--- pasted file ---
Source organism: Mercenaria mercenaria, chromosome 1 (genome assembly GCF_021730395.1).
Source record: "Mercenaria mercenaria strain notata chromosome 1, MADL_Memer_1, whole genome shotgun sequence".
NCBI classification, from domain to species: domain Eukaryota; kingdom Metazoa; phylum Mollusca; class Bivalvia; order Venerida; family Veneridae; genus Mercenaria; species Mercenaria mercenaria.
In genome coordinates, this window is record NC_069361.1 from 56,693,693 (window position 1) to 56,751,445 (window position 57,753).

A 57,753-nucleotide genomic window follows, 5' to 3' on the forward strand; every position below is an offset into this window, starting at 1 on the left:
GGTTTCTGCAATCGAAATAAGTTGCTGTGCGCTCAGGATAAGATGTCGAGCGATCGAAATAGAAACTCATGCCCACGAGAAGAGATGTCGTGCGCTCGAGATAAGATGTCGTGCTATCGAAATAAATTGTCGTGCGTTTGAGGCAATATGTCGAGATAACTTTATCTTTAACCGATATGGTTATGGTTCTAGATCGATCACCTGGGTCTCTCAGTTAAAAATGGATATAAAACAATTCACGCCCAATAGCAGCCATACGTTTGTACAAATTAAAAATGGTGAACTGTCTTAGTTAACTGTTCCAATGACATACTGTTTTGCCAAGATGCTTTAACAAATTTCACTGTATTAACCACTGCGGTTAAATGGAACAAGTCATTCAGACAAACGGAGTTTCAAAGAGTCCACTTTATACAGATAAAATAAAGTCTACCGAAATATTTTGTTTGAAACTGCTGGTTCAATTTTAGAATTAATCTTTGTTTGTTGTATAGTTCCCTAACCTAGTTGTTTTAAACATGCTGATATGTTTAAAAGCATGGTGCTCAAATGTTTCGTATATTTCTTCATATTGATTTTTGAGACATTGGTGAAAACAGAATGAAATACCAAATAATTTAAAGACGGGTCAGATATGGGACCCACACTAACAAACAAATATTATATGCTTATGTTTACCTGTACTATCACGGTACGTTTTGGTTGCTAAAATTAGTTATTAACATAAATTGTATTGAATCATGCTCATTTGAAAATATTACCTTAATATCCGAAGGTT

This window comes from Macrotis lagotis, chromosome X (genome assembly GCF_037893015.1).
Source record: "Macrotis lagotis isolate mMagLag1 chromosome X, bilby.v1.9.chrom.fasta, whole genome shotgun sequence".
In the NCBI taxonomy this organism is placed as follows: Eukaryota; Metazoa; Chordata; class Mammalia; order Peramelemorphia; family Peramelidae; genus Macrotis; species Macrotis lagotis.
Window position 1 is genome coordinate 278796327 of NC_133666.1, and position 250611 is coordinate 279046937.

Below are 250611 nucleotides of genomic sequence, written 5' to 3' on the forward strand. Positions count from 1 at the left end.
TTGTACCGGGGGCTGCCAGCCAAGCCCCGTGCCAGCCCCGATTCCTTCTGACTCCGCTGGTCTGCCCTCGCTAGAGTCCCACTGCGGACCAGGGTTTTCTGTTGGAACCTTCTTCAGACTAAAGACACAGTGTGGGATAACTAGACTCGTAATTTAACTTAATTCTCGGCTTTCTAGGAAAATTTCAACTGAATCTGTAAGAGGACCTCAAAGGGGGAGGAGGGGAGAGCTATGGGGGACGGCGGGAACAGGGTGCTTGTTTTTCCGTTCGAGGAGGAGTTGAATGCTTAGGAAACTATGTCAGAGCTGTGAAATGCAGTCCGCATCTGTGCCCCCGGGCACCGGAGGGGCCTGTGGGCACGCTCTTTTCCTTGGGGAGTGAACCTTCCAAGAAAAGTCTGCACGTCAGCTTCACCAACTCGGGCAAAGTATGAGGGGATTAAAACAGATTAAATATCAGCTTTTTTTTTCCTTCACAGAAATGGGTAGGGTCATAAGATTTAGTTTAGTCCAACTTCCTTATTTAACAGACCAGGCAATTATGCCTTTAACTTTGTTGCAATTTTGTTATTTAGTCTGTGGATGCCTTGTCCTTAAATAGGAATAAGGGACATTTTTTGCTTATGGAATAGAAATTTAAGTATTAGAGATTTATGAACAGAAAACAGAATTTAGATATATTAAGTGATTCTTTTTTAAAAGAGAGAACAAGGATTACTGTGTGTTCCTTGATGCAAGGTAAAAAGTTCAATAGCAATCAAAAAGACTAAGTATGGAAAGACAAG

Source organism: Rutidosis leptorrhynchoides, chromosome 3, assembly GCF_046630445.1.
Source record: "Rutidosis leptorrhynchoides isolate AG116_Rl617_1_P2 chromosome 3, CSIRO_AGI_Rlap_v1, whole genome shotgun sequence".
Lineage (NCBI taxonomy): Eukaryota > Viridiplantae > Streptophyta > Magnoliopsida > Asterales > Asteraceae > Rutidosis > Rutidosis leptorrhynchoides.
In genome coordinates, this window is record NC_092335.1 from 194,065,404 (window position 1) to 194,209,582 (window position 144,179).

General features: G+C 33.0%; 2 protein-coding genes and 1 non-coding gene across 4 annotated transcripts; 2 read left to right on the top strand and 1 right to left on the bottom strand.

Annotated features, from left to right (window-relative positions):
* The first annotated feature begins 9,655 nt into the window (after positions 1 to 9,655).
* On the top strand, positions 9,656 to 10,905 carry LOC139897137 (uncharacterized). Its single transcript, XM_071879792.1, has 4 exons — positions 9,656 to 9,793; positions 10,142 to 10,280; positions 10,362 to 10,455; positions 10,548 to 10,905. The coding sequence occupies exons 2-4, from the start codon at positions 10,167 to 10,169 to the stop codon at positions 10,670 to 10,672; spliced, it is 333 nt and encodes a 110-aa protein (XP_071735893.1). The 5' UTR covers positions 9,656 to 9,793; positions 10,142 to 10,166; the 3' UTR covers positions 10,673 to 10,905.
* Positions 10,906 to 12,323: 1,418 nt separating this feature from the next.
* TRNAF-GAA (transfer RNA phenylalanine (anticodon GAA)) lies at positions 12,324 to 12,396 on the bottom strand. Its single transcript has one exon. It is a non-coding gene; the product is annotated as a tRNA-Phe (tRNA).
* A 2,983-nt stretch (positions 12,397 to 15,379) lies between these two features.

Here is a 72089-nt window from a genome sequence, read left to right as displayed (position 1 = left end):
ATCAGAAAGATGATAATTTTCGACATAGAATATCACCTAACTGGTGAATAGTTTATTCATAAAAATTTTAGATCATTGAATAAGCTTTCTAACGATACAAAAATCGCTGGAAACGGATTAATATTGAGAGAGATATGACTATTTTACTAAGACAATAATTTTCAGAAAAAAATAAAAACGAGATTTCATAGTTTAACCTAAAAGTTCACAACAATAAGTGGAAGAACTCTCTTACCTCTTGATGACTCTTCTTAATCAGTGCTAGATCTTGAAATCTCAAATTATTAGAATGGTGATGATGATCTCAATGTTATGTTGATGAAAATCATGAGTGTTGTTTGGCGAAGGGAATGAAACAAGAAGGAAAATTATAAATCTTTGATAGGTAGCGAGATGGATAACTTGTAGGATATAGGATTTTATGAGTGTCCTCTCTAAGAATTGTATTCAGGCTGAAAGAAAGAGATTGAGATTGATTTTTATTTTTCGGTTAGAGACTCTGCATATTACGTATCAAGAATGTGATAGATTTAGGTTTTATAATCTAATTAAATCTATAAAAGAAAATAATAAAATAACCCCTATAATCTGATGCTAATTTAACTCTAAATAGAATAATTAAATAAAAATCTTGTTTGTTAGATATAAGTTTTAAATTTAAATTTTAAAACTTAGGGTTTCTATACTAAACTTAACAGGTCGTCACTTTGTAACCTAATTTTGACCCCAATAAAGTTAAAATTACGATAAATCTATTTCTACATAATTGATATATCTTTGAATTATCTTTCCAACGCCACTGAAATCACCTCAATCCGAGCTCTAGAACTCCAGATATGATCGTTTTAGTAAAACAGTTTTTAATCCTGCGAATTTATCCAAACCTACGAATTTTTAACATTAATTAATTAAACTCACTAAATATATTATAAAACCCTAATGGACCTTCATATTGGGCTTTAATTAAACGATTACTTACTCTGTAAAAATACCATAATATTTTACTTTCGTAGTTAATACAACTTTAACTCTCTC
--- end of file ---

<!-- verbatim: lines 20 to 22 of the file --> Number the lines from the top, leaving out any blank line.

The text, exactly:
* On the top strand, positions 9,656 to 10,905 carry LOC139897137 (uncharacterized). Its single transcript, XM_071879792.1, has 4 exons — positions 9,656 to 9,793; positions 10,142 to 10,280; positions 10,362 to 10,455; positions 10,548 to 10,905. The coding sequence occupies exons 2-4, from the start codon at positions 10,167 to 10,169 to the stop codon at positions 10,670 to 10,672; spliced, it is 333 nt and encodes a 110-aa protein (XP_071735893.1). The 5' UTR covers positions 9,656 to 9,793; positions 10,142 to 10,166; the 3' UTR covers positions 10,673 to 10,905.
* Positions 10,906 to 12,323: 1,418 nt separating this feature from the next.
* TRNAF-GAA (transfer RNA phenylalanine (anticodon GAA)) lies at positions 12,324 to 12,396 on the bottom strand. Its single transcript has one exon. It is a non-coding gene; the product is annotated as a tRNA-Phe (tRNA).